Gavin Viñales, Gibralflora owner, said his supplier from the Netherlands has provided Christmas trees to customers around Europe for the last 80 years, “They hold plantations of these trees and take care of them meticulously. I have been with them for the last 25 years and they are the best in the market. You cannot beat the Dutch when it comes to knowledge about plants, they are the experts. They are also extremely conscious of the environment whereby they plant three new trees for every one that they cut down,” he said. This is very important nowadays with more concern surrounding the environment and it puts people’s minds at ease that they are not harming the earth by purchasing a Christmas tree. It is an ongoing process for the supplier which, as from January, begins planting new trees as well as tending to the others throughout the year, “We bring over trees as high as ten metres and we will put one of them outside the Sunborn when the time comes. The trees come over in a 20-foot truck. Everything is packed in neatly with the big ones at the bottom and each tree has its own colour scheme that signifies its height, so it is easy to tell them apart.” All the trees are presold and they arrive in Holland three days before they depart for Gibraltar in order to be packed onto the transport truck. Gavin has a database of clients who place their orders for trees year in year out and the list is ever-increasing. The trees are delivered right to your home and it gives that personal touch people want during the festive holidays, “We take them out by hand and if we have a ten metre tree we need ten men to lift it out. It is almost like a Christmas workshop when the trees arrive. We need to close off the whole area and spend around four hours unloading.”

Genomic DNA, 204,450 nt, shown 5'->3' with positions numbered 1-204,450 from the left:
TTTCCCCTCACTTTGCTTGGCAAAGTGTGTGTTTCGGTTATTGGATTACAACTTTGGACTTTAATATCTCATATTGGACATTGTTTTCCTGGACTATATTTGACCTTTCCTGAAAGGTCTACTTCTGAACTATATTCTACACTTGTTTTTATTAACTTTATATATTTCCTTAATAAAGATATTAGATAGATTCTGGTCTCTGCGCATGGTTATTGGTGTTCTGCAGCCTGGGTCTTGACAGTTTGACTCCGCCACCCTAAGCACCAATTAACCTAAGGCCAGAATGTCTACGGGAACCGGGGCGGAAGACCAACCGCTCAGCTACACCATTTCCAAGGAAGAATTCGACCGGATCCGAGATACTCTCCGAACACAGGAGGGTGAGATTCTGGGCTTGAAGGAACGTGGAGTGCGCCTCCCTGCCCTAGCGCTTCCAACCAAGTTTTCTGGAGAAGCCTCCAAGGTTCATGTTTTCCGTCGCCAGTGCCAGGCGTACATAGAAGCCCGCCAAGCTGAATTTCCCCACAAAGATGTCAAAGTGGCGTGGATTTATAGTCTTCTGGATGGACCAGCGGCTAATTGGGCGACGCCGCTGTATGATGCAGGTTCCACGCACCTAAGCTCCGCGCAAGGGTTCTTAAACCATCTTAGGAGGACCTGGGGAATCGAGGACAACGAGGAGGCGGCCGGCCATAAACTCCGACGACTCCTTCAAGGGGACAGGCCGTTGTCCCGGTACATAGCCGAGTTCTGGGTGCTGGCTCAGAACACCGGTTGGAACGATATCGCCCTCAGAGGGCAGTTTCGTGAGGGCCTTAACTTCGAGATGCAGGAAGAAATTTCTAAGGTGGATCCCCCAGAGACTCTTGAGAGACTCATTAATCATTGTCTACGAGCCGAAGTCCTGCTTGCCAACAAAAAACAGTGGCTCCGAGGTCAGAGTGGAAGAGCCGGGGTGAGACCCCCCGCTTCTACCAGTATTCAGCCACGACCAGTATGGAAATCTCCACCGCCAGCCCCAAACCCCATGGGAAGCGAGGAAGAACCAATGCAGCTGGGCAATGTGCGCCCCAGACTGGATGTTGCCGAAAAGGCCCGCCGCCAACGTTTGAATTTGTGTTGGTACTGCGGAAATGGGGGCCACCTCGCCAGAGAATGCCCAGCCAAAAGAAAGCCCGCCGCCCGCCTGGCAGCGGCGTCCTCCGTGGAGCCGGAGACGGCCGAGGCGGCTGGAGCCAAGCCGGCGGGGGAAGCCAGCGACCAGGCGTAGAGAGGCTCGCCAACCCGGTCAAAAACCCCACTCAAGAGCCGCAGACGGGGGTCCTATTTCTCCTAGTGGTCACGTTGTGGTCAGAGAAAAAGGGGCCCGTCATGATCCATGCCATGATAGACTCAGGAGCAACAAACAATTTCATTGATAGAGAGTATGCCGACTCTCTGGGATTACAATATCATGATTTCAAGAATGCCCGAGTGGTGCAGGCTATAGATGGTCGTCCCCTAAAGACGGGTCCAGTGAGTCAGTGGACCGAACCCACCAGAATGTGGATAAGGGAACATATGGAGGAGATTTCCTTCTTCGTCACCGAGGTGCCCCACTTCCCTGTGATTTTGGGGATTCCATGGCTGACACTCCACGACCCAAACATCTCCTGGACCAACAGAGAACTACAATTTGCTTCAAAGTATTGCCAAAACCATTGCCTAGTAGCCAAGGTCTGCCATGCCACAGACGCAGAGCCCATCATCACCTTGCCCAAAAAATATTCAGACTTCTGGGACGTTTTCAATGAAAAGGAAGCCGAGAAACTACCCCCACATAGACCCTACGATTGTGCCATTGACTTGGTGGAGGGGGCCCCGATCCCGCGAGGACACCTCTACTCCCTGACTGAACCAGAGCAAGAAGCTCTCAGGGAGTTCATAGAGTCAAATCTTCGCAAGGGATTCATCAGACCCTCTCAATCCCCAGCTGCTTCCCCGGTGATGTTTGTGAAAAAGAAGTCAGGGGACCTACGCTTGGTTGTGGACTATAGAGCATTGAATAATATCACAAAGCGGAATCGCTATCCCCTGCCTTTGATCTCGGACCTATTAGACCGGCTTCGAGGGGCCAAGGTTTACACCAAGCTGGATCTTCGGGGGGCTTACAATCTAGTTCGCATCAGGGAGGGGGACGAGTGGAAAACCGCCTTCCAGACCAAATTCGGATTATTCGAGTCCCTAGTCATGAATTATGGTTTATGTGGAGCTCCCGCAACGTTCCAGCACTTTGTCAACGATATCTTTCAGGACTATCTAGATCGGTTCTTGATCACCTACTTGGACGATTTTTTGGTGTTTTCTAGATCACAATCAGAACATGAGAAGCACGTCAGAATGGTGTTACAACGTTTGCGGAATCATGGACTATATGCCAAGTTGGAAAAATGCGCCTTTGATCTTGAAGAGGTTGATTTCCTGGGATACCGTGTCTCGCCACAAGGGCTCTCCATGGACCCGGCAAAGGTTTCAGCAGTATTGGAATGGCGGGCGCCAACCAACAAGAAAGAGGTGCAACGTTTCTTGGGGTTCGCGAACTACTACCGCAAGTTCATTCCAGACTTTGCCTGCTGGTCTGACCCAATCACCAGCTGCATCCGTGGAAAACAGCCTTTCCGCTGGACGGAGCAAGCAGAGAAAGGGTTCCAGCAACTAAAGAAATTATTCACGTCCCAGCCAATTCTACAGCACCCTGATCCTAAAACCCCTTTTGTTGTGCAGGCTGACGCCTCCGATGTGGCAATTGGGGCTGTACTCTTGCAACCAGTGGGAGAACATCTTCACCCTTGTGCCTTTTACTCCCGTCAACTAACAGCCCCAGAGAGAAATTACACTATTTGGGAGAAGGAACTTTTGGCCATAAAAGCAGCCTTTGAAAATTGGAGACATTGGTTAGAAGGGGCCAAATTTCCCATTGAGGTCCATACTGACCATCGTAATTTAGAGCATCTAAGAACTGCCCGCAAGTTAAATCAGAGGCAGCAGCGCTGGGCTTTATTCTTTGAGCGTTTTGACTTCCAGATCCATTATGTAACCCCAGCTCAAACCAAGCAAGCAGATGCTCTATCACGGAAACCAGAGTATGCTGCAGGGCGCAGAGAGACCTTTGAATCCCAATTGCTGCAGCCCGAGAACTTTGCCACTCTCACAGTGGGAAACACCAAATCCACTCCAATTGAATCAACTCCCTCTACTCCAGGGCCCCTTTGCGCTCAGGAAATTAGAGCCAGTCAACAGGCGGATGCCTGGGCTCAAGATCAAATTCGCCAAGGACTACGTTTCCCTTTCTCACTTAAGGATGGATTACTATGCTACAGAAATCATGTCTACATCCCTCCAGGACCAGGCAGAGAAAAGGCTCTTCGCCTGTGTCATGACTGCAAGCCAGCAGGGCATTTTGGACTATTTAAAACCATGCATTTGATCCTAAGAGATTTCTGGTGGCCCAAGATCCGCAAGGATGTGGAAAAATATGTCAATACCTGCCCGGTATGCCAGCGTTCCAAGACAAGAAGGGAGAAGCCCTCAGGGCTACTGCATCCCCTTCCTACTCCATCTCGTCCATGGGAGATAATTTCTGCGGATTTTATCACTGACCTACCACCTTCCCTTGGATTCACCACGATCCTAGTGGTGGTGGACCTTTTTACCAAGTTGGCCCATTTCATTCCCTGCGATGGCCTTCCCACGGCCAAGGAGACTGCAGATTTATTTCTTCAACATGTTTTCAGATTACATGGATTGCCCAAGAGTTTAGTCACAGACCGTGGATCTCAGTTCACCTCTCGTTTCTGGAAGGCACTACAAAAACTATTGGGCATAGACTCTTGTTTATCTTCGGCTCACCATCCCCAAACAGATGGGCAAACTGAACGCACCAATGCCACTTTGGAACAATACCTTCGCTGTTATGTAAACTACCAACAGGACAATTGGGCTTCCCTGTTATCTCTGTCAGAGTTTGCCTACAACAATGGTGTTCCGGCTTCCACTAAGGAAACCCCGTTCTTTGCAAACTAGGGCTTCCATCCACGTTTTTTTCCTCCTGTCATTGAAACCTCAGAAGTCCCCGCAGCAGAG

Crossing the border, searching for a Christmas tree and then lugging it into your car is not the most attractive prospect for locals. They would much prefer a hassle-free process, which Gibralflora and Eroski provide. However, the company still calls customers in to choose their tree. They would have already selected their size but all the trees are natural, so no two are the same. People have their own preferences and the mad rush before the doors are open for business is rather daunting for staff, but nevertheless very exciting, “Some people prefer the thicker ones or they check every branch to make sure it is the right one for them. Grandparents come with their grandkids and sometimes we have whole families gathering around to pick a tree as if it were a ritual. I suppose it is in a way. I’ve had clients tell me, ‘hey, I don’t want such a thick one this year, it was touching the dining room table and left us with no space’. I suppose every family has discussions about the Christmas tree around the dinner table.” One of the more light-hearted moments Gavin remembers was when one particular customer who called him in a panic demanded that he rush over to his home immediately, “‘there are three spiders on the tree and both my husband and I are terrified’ she told me. It was hilarious, but was a one off. Although these trees are screened meticulously, they are still out in the wilderness and the spiders might have been very small when they were in the plantation and grew as they were transported. It shows that a fresh Christmas tree can hold many treasures, some perhaps a little unexpected as it was in this case.”